1-          Creative thinking helps maintain good mental health and enhances personality development.

2-          Creative thinking may lead to the acquisition of new knowledge.

3-          Creative thinking may help in solving daily problems.

4-          Creative thinking helps people of present and future generations to survive.

Two goals of creativity instruction are to help students become more self-actualized, creative individuals; and to better enable students to make creative contributions to society (Davis and Rimm, 1998). Cultivating creativity in the classroom leads to the advancement of society, by helping students become better resolvers of open-ended problems (Davis and Rimm, 1998). Through conscious effort, creativity enhancement increases students' self-esteem, confidence, and enthusiasm for life (Davis and Rimm, 1998). Torrance (in Davis and Rimm, 1998) summarized the following benefits to creativity teaching and learning: improved motivation, concentration, achievement, and curiosity. According to Torrance, creativity instruction creates a charged atmosphere that improves self-confidence, creative growth and expression, and the communication of ideas.

Creativity training motivates students to delve deeper into the learning process. When students are actively engaged in the learning process, they lose all sense of time and focus more directly on the task at hand (Davis and Rimm, 1998). Creativity nurturing and practice helps students learn to become intrinsically motivated. In developing students' creativity, educators must strive to move from extrinsic rewards to intrinsic motivation. Creativity instruction fosters both the affective and cognitive domains of thought and helps students develop a joy for learning that lasts a lifetime (Colangelo and Davis, 1997).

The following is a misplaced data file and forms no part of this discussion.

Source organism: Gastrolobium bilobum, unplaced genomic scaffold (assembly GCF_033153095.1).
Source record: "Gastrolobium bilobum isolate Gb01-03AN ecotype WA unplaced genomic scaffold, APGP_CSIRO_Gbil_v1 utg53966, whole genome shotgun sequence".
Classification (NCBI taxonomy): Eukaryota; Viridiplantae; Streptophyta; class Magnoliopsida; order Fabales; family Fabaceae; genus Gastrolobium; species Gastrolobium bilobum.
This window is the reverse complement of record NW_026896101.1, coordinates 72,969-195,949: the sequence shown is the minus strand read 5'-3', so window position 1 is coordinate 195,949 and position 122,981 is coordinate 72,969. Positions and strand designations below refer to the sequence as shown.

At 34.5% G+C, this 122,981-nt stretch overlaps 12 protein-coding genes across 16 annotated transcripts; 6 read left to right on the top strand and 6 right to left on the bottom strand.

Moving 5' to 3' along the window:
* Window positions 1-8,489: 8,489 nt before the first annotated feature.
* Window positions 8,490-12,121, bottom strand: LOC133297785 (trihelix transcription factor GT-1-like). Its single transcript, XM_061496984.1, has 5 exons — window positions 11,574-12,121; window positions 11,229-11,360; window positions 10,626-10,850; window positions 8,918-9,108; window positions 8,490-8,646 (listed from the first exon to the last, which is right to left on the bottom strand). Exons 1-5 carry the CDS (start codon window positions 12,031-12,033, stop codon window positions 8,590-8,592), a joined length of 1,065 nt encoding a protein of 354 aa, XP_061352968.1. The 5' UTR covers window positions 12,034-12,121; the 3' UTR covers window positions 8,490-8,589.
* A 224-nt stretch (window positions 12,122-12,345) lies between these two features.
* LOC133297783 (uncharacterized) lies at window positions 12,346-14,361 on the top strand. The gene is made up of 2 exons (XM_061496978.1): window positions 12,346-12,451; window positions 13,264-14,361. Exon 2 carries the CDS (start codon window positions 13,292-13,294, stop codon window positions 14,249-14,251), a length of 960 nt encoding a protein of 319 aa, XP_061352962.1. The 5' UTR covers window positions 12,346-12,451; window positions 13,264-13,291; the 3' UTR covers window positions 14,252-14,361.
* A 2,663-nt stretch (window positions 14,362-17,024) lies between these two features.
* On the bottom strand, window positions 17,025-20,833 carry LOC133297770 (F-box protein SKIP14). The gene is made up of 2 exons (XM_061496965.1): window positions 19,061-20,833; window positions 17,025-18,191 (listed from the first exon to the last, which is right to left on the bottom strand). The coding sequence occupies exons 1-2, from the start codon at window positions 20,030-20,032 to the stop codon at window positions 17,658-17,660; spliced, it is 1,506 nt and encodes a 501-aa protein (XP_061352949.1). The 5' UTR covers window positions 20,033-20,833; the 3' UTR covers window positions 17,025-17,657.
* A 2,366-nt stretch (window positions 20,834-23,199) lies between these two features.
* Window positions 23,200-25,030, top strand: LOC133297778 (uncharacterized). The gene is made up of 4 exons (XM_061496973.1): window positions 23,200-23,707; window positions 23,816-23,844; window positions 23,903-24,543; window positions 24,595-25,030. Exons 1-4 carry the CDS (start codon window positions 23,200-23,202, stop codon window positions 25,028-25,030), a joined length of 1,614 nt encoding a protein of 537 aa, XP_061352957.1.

Efficacy is also enhanced through the development of creativity. Creativity training helps build a student's self-confidence (Ritchhart, 2004). Metacognition plays a vital role in creativity enhancement and helps to build and develop self-efficacy in students. Efficacy helps students to become competent, independent learners and thinkers and prepares them for creative thinking and problem solving (Davis and Rimm, 1998, Taylor and Sacks, 1981).

Creativity training also benefits social skill development (Ritchhart, 2004). Many creative tasks such as brainstorming are designed as a group activity. In brainstorming students work together and hitchhike off of one another's ideas. Creativity training activities such as these encourage students to work together building social and interpersonal skills. These activities are designed to foster cooperation and minimize competition. This downplay of competition seeks to build an environment of respect that places value on individual differences (Ritchhart, 2004).

Academic performance also benefits from creativity instruction. Creativity instruction increases academic performance such as comprehension, retention of material, and the ability to transfer knowledge from one domain to another (Ritchhart, 2004). Creative nurturing includes the use of analogies, open-ended activities, problem solving and higher-order questioning techniques. All of these activities help students develop and valuable skills that improve academic performance.

Sternberg's (2003) triarchical studies showed that students taught through methods emphasizing analytical, practical, and creative thinking performed better on performance assessments emphasizing analytical, practical, and creative thinking, but more interestingly, students also performed better on multiple choice assessments that emphasized rote memory learning. These research results demonstrate that teaching creative thinking not only allows students to develop and express their creativity, but to learn better also. Sternberg and Williams (1996) stated our research shows that teaching students to think while they learn to think, improves not only their thinking, but their memory for the material taught (P. 87).